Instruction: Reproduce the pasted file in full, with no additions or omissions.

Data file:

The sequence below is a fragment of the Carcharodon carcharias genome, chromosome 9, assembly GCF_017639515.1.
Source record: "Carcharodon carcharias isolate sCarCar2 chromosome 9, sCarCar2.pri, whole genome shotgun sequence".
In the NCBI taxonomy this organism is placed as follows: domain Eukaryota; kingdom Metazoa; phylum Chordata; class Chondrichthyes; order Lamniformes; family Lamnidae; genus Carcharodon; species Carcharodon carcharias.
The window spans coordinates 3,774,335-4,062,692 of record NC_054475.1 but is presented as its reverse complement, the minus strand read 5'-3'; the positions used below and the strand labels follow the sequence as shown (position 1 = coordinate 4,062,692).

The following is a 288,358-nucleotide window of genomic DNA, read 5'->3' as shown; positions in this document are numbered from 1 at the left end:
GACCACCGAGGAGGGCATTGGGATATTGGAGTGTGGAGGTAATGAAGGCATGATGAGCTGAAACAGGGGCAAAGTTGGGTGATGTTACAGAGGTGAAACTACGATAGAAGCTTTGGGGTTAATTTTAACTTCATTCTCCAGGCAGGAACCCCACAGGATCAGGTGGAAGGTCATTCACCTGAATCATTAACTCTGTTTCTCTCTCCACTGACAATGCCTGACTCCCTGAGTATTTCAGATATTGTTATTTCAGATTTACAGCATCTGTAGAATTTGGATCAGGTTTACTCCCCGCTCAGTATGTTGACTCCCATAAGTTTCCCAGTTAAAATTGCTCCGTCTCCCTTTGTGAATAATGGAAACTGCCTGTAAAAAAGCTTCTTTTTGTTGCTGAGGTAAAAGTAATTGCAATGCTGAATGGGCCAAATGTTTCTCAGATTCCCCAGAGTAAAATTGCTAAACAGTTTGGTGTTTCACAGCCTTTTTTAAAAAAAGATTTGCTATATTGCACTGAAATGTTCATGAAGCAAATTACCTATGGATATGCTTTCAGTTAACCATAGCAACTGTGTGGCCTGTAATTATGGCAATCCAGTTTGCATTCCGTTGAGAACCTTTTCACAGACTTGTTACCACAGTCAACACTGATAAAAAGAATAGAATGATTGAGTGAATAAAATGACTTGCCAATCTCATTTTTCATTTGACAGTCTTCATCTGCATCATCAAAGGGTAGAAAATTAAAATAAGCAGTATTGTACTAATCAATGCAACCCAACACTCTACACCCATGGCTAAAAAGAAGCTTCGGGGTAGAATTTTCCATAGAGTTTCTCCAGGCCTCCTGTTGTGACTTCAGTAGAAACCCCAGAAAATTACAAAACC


The sequence below is a fragment of the Carcharodon carcharias genome, chromosome 9, assembly GCF_017639515.1.
Source record: "Carcharodon carcharias isolate sCarCar2 chromosome 9, sCarCar2.pri, whole genome shotgun sequence".
In the NCBI taxonomy this organism is placed as follows: domain Eukaryota; kingdom Metazoa; phylum Chordata; class Chondrichthyes; order Lamniformes; family Lamnidae; genus Carcharodon; species Carcharodon carcharias.
The window spans coordinates 3,774,335-4,062,692 of record NC_054475.1 but is presented as its reverse complement, the minus strand read 5'-3'; the positions used below and the strand labels follow the sequence as shown (position 1 = coordinate 4,062,692).

The following is a 288,358-nucleotide window of genomic DNA, read 5'->3' as shown; positions in this document are numbered from 1 at the left end:
GACCACCGAGGAGGGCATTGGGATATTGGAGTGTGGAGGTAATGAAGGCATGATGAGCTGAAACAGGGGCAAAGTTGGGTGATGTTACAGAGGTGAAACTACGATAGAAGCTTTGGGGTTAATTTTAACTTCATTCTCCAGGCAGGAACCCCACAGGATCAGGTGGAAGGTCATTCACCTGAATCATTAACTCTGTTTCTCTCTCCACTGACAATGCCTGACTCCCTGAGTATTTCAGATATTGTTATTTCAGATTTACAGCATCTGTAGAATTTGGATCAGGTTTACTCCCCGCTCAGTATGTTGACTCCCATAAGTTTCCCAGTTAAAATTGCTCCGTCTCCCTTTGTGAATAATGGAAACTGCCTGTAAAAAAGCTTCTTTTTGTTGCTGAGGTAAAAGTAATTGCAATGCTGAATGGGCCAAATGTTTCTCAGATTCCCCAGAGTAAAATTGCTAAACAGTTTGGTGTTTCACAGCCTTTTTTAAAAAAAGATTTGCTATATTGCACTGAAATGTTCATGAAGCAAATTACCTATGGATATGCTTTCAGTTAACCATAGCAACTGTGTGGCCTGTAATTATGGCAATCCAGTTTGCATTCCGTTGAGAACCTTTTCACAGACTTGTTACCACAGTCAACACTGATAAAAAGAATAGAATGATTGAGTGAATAAAATGACTTGCCAATCTCATTTTTCATTTGACAGTCTTCATCTGCATCATCAAAGGGTAGAAAATTAAAATAAGCAGTATTGTACTAATCAATGCAACCCAACACTCTACACCCATGGCTAAAAAGAAGCTTCGGGGTAGAATTTTCCATAGAGTTTCTCCAGGCCTCCTGTTGTGACTTCAGTAGAAACCCCAGAAAATTACAAAACC